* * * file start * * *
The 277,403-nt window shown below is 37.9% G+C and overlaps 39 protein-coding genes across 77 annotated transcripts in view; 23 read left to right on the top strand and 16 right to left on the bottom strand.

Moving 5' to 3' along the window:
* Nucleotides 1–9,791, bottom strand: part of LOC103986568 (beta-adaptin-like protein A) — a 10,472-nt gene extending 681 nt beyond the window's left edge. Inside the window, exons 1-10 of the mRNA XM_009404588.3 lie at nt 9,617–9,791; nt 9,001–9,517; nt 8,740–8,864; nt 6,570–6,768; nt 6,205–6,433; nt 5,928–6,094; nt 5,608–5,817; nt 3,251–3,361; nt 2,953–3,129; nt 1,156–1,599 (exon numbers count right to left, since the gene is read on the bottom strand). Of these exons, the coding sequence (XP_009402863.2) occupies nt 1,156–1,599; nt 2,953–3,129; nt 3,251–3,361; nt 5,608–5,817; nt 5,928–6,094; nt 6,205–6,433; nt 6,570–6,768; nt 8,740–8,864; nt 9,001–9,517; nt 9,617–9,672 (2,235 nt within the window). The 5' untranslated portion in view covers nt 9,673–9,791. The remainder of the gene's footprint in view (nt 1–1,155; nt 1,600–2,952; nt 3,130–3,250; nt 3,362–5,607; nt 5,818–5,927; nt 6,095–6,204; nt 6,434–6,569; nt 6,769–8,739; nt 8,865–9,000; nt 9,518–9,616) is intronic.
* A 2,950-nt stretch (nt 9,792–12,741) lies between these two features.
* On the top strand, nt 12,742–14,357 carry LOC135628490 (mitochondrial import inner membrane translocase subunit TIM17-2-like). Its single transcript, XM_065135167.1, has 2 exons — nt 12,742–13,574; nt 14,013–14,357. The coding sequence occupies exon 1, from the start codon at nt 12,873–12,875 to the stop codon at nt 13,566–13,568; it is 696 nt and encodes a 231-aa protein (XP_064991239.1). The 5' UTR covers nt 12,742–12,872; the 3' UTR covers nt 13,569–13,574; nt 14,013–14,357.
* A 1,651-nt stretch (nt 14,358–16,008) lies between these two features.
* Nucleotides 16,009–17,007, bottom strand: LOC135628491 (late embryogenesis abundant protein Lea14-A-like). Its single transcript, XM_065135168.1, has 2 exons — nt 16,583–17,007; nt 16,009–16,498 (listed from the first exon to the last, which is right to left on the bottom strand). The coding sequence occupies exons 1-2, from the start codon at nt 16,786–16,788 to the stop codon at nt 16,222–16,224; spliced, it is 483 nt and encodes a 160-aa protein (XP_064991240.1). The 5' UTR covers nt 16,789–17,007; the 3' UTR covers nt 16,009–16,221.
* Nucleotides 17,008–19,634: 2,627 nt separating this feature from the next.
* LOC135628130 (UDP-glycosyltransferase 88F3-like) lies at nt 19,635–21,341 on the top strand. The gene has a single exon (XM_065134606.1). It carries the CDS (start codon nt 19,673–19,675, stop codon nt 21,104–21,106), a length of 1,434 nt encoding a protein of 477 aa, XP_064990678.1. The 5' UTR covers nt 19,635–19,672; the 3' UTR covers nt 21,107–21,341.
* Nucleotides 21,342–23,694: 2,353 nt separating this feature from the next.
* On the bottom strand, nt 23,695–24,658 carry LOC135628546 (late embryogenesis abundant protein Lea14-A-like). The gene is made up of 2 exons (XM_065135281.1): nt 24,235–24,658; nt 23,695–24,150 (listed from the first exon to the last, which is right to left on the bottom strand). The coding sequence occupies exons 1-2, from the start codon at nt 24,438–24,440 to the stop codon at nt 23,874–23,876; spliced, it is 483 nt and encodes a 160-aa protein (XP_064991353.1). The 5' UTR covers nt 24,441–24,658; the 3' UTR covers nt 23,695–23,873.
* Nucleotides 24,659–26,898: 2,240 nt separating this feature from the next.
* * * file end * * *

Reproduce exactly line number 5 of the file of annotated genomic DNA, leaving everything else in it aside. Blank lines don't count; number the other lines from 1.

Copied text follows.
* On the top strand, nt 12,742–14,357 carry LOC135628490 (mitochondrial import inner membrane translocase subunit TIM17-2-like). Its single transcript, XM_065135167.1, has 2 exons — nt 12,742–13,574; nt 14,013–14,357. The coding sequence occupies exon 1, from the start codon at nt 12,873–12,875 to the stop codon at nt 13,566–13,568; it is 696 nt and encodes a 231-aa protein (XP_064991239.1). The 5' UTR covers nt 12,742–12,872; the 3' UTR covers nt 13,569–13,574; nt 14,013–14,357.